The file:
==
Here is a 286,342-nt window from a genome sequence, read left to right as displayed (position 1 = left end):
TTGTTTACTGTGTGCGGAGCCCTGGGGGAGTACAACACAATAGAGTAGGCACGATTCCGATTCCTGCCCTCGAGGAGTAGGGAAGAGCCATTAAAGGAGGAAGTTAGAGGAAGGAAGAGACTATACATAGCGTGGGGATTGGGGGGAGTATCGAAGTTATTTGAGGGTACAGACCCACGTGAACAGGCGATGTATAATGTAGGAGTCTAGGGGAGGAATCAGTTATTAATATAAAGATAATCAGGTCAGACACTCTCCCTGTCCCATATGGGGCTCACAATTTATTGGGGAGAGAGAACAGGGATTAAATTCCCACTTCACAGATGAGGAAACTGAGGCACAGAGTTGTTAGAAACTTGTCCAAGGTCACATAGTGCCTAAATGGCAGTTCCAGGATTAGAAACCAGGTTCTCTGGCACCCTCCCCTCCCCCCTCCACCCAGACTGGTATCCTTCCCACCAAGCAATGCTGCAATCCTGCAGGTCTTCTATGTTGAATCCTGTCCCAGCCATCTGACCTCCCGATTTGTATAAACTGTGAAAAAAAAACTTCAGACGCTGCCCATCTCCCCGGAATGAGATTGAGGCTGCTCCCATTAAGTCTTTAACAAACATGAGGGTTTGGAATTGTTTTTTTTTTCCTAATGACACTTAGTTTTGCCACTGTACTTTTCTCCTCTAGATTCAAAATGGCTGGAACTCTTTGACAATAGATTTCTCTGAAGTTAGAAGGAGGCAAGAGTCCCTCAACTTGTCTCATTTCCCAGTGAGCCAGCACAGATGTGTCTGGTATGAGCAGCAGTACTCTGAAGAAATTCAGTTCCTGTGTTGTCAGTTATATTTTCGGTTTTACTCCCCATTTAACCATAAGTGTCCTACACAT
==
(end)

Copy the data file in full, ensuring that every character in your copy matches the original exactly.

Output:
Here is a 286,342-nt window from a genome sequence, read left to right as displayed (position 1 = left end):
TTGTTTACTGTGTGCGGAGCCCTGGGGGAGTACAACACAATAGAGTAGGCACGATTCCGATTCCTGCCCTCGAGGAGTAGGGAAGAGCCATTAAAGGAGGAAGTTAGAGGAAGGAAGAGACTATACATAGCGTGGGGATTGGGGGGAGTATCGAAGTTATTTGAGGGTACAGACCCACGTGAACAGGCGATGTATAATGTAGGAGTCTAGGGGAGGAATCAGTTATTAATATAAAGATAATCAGGTCAGACACTCTCCCTGTCCCATATGGGGCTCACAATTTATTGGGGAGAGAGAACAGGGATTAAATTCCCACTTCACAGATGAGGAAACTGAGGCACAGAGTTGTTAGAAACTTGTCCAAGGTCACATAGTGCCTAAATGGCAGTTCCAGGATTAGAAACCAGGTTCTCTGGCACCCTCCCCTCCCCCCTCCACCCAGACTGGTATCCTTCCCACCAAGCAATGCTGCAATCCTGCAGGTCTTCTATGTTGAATCCTGTCCCAGCCATCTGACCTCCCGATTTGTATAAACTGTGAAAAAAAAACTTCAGACGCTGCCCATCTCCCCGGAATGAGATTGAGGCTGCTCCCATTAAGTCTTTAACAAACATGAGGGTTTGGAATTGTTTTTTTTTTCCTAATGACACTTAGTTTTGCCACTGTACTTTTCTCCTCTAGATTCAAAATGGCTGGAACTCTTTGACAATAGATTTCTCTGAAGTTAGAAGGAGGCAAGAGTCCCTCAACTTGTCTCATTTCCCAGTGAGCCAGCACAGATGTGTCTGGTATGAGCAGCAGTACTCTGAAGAAATTCAGTTCCTGTGTTGTCAGTTATATTTTCGGTTTTACTCCCCATTTAACCATAAGTGTCCTACACAT